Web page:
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Central Asia Emerges as Crucial Region for Western Interests

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The global significance of Central Asia has been steadily growing. The past year, marked by the tumultuous war in Ukraine and the ensuing confrontation between Russia and the West, has not only reshaped Eurasia’s political landscape but has also highlighted the increasingly critical role of Central Asia in the intricate balance of power between East and West.

Among the Central Asian states, Kazakhstan stands out as the largest and a key player. This heightened importance of Central Asia has not gone unnoticed by Western countries, as evidenced by several high-profile visits to the region. The presidents of France and Germany, as well as the foreign ministers of the United States and United Kingdom, have made trips to the region over the past year, signifying a growing recognition of its strategic value and potential as a partner in various domains, from security to economic collaboration.

Kazakhstan holds a strategic location between the colossal economies of Europe and Asia. This is particularly evident in the development of alternative trade routes such as the Trans-Caspian International Transport Route. This route, extending from Europe through Kazakhstan, the Caspian Sea, Azerbaijan, and Georgia, and then via the Black Sea to Türkiye, offers a new artery for the flow of goods. This reduces reliance on traditional, now contentious, paths and could help Europeans regain energy security and diversify international land freight lines. The significance of these routes has been magnified in the wake of the Ukrainian crisis. It’s noteworthy that more than 80 per cent of goods from China and Central Asia currently exported to Europe pass through Kazakhstan.

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Central Asia is also poised to become a key supplier of vital metals and rare earth minerals, increasingly coveted by Western industries. Kazakh companies are already producing 18 out of the 30 rare earth materials crucial for the EU economy, including titanium, beryllium, tantalum, and niobium. This role was recently highlighted by French President Emmanuel Macron’s visit to Kazakhstan in November, which culminated in significant deals for France to purchase these essential minerals and metals. In the present era, where technological advancement is of paramount importance, securing access to these resources transcends mere economic interest and becomes a strategic imperative.

For its part, Kazakhstan’s strategic approach is notably nuanced. The country’s “multi-vector foreign policy”, as President Kassym-Jomart Tokayev calls it, seeks to maintain amicable relations with major global powers – Russia, China, the European Union, and the United States. While not openly supporting Russia’s actions in Ukraine, it has also sought to avoid exacerbating tensions with its neighbour. It has taken measures to stop the circumvention of Western sanctions against Russia, including checks and balances in its financial and trade systems to ensure compliance with international sanctions.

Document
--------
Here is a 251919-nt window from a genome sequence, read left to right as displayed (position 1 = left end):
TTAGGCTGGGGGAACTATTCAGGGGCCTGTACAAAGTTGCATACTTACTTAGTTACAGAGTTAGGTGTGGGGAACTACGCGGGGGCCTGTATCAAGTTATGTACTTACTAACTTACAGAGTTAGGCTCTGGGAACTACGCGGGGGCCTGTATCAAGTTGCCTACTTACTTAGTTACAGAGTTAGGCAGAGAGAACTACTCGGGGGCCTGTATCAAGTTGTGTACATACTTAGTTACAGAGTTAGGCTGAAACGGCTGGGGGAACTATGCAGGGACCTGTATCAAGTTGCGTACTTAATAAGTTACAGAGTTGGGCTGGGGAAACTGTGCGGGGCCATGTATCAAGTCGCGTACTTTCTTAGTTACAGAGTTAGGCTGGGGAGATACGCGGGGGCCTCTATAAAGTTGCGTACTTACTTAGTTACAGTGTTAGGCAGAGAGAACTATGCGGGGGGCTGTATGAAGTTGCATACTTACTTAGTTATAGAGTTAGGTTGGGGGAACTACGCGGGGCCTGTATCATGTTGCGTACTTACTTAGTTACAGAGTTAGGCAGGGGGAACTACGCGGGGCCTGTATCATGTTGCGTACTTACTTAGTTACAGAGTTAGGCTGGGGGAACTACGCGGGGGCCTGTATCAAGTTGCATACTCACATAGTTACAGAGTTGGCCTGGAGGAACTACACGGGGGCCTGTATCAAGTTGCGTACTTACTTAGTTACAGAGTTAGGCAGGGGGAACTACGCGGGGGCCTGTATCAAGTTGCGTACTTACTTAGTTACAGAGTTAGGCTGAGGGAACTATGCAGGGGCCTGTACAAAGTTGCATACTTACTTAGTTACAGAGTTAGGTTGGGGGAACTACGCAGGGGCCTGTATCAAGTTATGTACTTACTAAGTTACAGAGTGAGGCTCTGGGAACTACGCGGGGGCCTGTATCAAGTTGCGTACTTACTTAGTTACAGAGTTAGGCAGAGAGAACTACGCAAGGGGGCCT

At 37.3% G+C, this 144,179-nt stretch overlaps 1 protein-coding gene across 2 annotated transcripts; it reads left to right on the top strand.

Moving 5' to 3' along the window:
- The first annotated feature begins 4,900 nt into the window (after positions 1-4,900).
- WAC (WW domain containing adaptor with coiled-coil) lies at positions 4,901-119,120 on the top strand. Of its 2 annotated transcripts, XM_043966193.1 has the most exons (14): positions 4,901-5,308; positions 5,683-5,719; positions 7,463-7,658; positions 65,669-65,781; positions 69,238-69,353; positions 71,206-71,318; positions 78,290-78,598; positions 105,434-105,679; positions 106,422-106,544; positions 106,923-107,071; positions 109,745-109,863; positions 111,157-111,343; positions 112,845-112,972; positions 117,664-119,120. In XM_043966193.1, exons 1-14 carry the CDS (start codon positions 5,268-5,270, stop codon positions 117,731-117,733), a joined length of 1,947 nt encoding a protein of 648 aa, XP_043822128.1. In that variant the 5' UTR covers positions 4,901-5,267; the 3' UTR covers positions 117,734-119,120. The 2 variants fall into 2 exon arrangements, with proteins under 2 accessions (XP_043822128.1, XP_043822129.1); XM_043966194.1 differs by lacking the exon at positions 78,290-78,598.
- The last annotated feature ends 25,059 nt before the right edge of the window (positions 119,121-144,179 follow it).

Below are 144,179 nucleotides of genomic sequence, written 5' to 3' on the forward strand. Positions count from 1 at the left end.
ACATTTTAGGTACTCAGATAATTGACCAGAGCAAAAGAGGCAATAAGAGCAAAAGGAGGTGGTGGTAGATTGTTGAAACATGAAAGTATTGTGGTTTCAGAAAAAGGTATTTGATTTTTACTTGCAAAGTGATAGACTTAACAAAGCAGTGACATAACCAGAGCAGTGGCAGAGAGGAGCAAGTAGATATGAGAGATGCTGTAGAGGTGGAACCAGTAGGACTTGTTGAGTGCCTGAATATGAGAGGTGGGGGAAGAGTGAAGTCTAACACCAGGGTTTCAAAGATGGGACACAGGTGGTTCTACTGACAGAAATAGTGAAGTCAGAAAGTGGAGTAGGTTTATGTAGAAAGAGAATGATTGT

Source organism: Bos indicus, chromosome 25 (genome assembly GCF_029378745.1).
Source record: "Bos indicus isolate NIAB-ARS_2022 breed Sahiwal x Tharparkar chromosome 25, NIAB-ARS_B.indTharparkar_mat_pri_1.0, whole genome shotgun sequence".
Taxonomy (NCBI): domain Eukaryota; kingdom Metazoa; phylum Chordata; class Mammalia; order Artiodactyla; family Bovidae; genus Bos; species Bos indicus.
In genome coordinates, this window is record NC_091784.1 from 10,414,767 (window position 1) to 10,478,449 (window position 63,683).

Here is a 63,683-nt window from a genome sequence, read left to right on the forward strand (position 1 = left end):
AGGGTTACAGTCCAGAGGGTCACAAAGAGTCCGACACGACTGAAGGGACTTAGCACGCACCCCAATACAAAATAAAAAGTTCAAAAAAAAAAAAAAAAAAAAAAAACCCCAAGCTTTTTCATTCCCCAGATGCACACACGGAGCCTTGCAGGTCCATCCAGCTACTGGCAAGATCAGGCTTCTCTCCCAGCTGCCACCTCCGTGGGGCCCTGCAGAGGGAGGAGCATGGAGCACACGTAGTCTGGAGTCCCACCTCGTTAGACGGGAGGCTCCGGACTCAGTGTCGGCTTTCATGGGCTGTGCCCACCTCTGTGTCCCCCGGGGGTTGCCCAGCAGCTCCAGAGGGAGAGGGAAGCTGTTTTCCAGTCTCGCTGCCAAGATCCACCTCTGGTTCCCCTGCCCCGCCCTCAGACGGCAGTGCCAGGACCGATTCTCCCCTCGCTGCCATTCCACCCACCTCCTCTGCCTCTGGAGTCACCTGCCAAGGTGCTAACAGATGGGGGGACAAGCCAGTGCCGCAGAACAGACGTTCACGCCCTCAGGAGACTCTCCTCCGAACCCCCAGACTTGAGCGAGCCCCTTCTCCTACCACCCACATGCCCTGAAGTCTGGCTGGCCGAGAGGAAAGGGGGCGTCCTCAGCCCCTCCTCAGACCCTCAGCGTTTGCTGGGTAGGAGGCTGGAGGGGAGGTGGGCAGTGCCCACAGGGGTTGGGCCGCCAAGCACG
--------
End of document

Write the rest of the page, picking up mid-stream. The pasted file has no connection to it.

Kazakhstan is also aiming to position itself as a middle power capable of influencing international affairs. This ambition was underscored by the country hosting the Astana International Forum (AIF) this year, with plans to host the AIF again in 2024. The event brought together other middle powers to deliberate on pressing global issues, such as economic development, security challenges, and environmental sustainability.

Recognising the growing significance of Central Asia, the United States has taken substantial steps to deepen its engagement with the region. US President Joe Biden’s participated in the C5+1 forum in September, hosting the heads of Central Asian states in New York. This marked the first time a US President actively participated in such a forum, discussing issues such as regional security, economic cooperation, and sustainable development, and signalling a heightened US interest and commitment to the region.

The region, with its wealth of natural resources, is an attractive partner for Western economies seeking to diversify their supply chains. The West can collaborate with Central Asian countries in developing sustainable energy sources, contributing to global efforts against climate change, and ensuring energy security. Beyond economic interests, the region’s strategic location makes it a vital player in global security and stability. The West can benefit from engaging with Central Asia in areas such as counterterrorism, combating drug trafficking, and addressing environmental challenges.

The West, recognising the evolving geopolitical landscape, should seize the opportunity to forge deeper ties with this region. By cultivating mutually beneficial partnerships with Central Asian nations, the West can not only enrich its own interests but also contribute to shaping a more interconnected world stage.

 

Source: the interpreter

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